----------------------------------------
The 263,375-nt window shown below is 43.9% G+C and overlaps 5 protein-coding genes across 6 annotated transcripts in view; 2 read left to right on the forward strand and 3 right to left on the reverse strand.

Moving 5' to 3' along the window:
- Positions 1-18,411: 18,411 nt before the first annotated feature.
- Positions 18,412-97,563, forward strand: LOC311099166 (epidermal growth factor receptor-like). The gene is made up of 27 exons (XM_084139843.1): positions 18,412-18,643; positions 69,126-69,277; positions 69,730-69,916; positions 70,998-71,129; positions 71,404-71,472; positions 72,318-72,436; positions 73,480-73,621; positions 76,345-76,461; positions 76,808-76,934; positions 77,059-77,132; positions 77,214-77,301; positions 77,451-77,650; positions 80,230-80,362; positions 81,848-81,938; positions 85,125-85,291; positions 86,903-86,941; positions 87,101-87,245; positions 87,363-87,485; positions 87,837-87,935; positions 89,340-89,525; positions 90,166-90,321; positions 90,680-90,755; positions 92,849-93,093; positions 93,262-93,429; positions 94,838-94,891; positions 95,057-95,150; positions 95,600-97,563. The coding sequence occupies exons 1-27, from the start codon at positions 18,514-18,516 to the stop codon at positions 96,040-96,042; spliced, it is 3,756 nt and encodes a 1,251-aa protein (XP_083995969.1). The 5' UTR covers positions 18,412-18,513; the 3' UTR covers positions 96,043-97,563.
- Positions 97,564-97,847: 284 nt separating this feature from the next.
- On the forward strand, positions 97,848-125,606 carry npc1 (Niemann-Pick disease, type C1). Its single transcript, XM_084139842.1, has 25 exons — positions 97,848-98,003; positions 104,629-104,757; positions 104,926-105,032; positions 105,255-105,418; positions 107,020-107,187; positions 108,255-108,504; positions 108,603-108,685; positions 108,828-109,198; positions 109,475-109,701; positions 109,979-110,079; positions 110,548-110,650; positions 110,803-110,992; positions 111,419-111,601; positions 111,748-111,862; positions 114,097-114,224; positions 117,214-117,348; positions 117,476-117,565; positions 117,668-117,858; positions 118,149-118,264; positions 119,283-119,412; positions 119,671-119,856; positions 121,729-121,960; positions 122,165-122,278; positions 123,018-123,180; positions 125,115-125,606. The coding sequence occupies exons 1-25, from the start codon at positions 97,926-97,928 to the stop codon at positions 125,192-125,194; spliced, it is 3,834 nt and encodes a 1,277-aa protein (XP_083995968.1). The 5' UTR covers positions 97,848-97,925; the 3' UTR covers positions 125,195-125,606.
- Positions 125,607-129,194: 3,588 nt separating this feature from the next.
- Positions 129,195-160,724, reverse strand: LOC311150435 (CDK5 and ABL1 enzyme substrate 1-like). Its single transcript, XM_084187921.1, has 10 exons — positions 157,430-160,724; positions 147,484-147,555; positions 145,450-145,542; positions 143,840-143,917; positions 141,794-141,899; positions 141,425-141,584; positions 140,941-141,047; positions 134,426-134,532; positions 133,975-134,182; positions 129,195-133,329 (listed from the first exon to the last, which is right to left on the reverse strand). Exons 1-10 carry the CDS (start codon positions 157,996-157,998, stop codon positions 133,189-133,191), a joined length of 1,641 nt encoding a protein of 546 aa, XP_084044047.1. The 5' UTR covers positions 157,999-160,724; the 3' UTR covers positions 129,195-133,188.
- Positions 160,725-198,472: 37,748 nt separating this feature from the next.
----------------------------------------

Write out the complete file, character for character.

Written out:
The 263,375-nt window shown below is 43.9% G+C and overlaps 5 protein-coding genes across 6 annotated transcripts in view; 2 read left to right on the forward strand and 3 right to left on the reverse strand.

Moving 5' to 3' along the window:
- Positions 1-18,411: 18,411 nt before the first annotated feature.
- Positions 18,412-97,563, forward strand: LOC311099166 (epidermal growth factor receptor-like). The gene is made up of 27 exons (XM_084139843.1): positions 18,412-18,643; positions 69,126-69,277; positions 69,730-69,916; positions 70,998-71,129; positions 71,404-71,472; positions 72,318-72,436; positions 73,480-73,621; positions 76,345-76,461; positions 76,808-76,934; positions 77,059-77,132; positions 77,214-77,301; positions 77,451-77,650; positions 80,230-80,362; positions 81,848-81,938; positions 85,125-85,291; positions 86,903-86,941; positions 87,101-87,245; positions 87,363-87,485; positions 87,837-87,935; positions 89,340-89,525; positions 90,166-90,321; positions 90,680-90,755; positions 92,849-93,093; positions 93,262-93,429; positions 94,838-94,891; positions 95,057-95,150; positions 95,600-97,563. The coding sequence occupies exons 1-27, from the start codon at positions 18,514-18,516 to the stop codon at positions 96,040-96,042; spliced, it is 3,756 nt and encodes a 1,251-aa protein (XP_083995969.1). The 5' UTR covers positions 18,412-18,513; the 3' UTR covers positions 96,043-97,563.
- Positions 97,564-97,847: 284 nt separating this feature from the next.
- On the forward strand, positions 97,848-125,606 carry npc1 (Niemann-Pick disease, type C1). Its single transcript, XM_084139842.1, has 25 exons — positions 97,848-98,003; positions 104,629-104,757; positions 104,926-105,032; positions 105,255-105,418; positions 107,020-107,187; positions 108,255-108,504; positions 108,603-108,685; positions 108,828-109,198; positions 109,475-109,701; positions 109,979-110,079; positions 110,548-110,650; positions 110,803-110,992; positions 111,419-111,601; positions 111,748-111,862; positions 114,097-114,224; positions 117,214-117,348; positions 117,476-117,565; positions 117,668-117,858; positions 118,149-118,264; positions 119,283-119,412; positions 119,671-119,856; positions 121,729-121,960; positions 122,165-122,278; positions 123,018-123,180; positions 125,115-125,606. The coding sequence occupies exons 1-25, from the start codon at positions 97,926-97,928 to the stop codon at positions 125,192-125,194; spliced, it is 3,834 nt and encodes a 1,277-aa protein (XP_083995968.1). The 5' UTR covers positions 97,848-97,925; the 3' UTR covers positions 125,195-125,606.
- Positions 125,607-129,194: 3,588 nt separating this feature from the next.
- Positions 129,195-160,724, reverse strand: LOC311150435 (CDK5 and ABL1 enzyme substrate 1-like). Its single transcript, XM_084187921.1, has 10 exons — positions 157,430-160,724; positions 147,484-147,555; positions 145,450-145,542; positions 143,840-143,917; positions 141,794-141,899; positions 141,425-141,584; positions 140,941-141,047; positions 134,426-134,532; positions 133,975-134,182; positions 129,195-133,329 (listed from the first exon to the last, which is right to left on the reverse strand). Exons 1-10 carry the CDS (start codon positions 157,996-157,998, stop codon positions 133,189-133,191), a joined length of 1,641 nt encoding a protein of 546 aa, XP_084044047.1. The 5' UTR covers positions 157,999-160,724; the 3' UTR covers positions 129,195-133,188.
- Positions 160,725-198,472: 37,748 nt separating this feature from the next.